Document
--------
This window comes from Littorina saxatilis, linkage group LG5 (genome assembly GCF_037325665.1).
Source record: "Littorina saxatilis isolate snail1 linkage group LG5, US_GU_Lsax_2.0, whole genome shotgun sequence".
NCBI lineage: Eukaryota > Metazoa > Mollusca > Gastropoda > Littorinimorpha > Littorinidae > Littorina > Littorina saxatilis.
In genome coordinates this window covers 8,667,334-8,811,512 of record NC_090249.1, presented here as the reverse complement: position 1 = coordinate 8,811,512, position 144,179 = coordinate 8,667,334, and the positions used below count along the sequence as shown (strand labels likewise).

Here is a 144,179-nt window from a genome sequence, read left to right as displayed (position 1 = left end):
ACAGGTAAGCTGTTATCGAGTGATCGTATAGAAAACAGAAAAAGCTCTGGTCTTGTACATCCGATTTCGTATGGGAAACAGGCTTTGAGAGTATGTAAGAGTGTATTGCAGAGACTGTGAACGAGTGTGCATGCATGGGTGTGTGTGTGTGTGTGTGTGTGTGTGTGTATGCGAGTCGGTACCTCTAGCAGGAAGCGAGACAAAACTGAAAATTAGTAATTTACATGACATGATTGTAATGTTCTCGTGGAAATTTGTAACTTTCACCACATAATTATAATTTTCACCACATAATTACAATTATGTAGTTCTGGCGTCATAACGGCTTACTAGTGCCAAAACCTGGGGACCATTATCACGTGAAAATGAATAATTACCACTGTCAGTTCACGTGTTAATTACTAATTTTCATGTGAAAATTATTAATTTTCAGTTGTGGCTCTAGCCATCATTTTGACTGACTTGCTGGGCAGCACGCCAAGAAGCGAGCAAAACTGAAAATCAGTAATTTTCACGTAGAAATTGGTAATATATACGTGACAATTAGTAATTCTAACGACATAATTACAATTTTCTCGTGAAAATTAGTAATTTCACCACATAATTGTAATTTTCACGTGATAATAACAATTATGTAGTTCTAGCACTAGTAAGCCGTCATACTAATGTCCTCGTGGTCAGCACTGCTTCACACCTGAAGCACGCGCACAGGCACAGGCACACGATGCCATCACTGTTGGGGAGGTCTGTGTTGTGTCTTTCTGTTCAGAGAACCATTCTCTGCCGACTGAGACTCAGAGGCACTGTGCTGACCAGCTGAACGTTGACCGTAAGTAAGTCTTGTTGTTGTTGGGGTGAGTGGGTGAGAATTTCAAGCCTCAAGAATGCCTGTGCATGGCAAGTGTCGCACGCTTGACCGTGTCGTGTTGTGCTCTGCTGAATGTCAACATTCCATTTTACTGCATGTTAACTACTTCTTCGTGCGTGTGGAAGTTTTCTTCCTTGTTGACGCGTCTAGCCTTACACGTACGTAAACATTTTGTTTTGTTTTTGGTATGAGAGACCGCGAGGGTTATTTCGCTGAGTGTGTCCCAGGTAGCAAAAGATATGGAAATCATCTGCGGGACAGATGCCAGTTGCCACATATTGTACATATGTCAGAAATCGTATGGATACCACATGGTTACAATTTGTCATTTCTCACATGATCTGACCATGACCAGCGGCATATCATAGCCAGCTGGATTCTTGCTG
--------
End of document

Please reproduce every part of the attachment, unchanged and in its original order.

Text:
This window comes from Littorina saxatilis, linkage group LG5 (genome assembly GCF_037325665.1).
Source record: "Littorina saxatilis isolate snail1 linkage group LG5, US_GU_Lsax_2.0, whole genome shotgun sequence".
NCBI lineage: Eukaryota > Metazoa > Mollusca > Gastropoda > Littorinimorpha > Littorinidae > Littorina > Littorina saxatilis.
In genome coordinates this window covers 8,667,334-8,811,512 of record NC_090249.1, presented here as the reverse complement: position 1 = coordinate 8,811,512, position 144,179 = coordinate 8,667,334, and the positions used below count along the sequence as shown (strand labels likewise).

Here is a 144,179-nt window from a genome sequence, read left to right as displayed (position 1 = left end):
ACAGGTAAGCTGTTATCGAGTGATCGTATAGAAAACAGAAAAAGCTCTGGTCTTGTACATCCGATTTCGTATGGGAAACAGGCTTTGAGAGTATGTAAGAGTGTATTGCAGAGACTGTGAACGAGTGTGCATGCATGGGTGTGTGTGTGTGTGTGTGTGTGTGTGTGTATGCGAGTCGGTACCTCTAGCAGGAAGCGAGACAAAACTGAAAATTAGTAATTTACATGACATGATTGTAATGTTCTCGTGGAAATTTGTAACTTTCACCACATAATTATAATTTTCACCACATAATTACAATTATGTAGTTCTGGCGTCATAACGGCTTACTAGTGCCAAAACCTGGGGACCATTATCACGTGAAAATGAATAATTACCACTGTCAGTTCACGTGTTAATTACTAATTTTCATGTGAAAATTATTAATTTTCAGTTGTGGCTCTAGCCATCATTTTGACTGACTTGCTGGGCAGCACGCCAAGAAGCGAGCAAAACTGAAAATCAGTAATTTTCACGTAGAAATTGGTAATATATACGTGACAATTAGTAATTCTAACGACATAATTACAATTTTCTCGTGAAAATTAGTAATTTCACCACATAATTGTAATTTTCACGTGATAATAACAATTATGTAGTTCTAGCACTAGTAAGCCGTCATACTAATGTCCTCGTGGTCAGCACTGCTTCACACCTGAAGCACGCGCACAGGCACAGGCACACGATGCCATCACTGTTGGGGAGGTCTGTGTTGTGTCTTTCTGTTCAGAGAACCATTCTCTGCCGACTGAGACTCAGAGGCACTGTGCTGACCAGCTGAACGTTGACCGTAAGTAAGTCTTGTTGTTGTTGGGGTGAGTGGGTGAGAATTTCAAGCCTCAAGAATGCCTGTGCATGGCAAGTGTCGCACGCTTGACCGTGTCGTGTTGTGCTCTGCTGAATGTCAACATTCCATTTTACTGCATGTTAACTACTTCTTCGTGCGTGTGGAAGTTTTCTTCCTTGTTGACGCGTCTAGCCTTACACGTACGTAAACATTTTGTTTTGTTTTTGGTATGAGAGACCGCGAGGGTTATTTCGCTGAGTGTGTCCCAGGTAGCAAAAGATATGGAAATCATCTGCGGGACAGATGCCAGTTGCCACATATTGTACATATGTCAGAAATCGTATGGATACCACATGGTTACAATTTGTCATTTCTCACATGATCTGACCATGACCAGCGGCATATCATAGCCAGCTGGATTCTTGCTG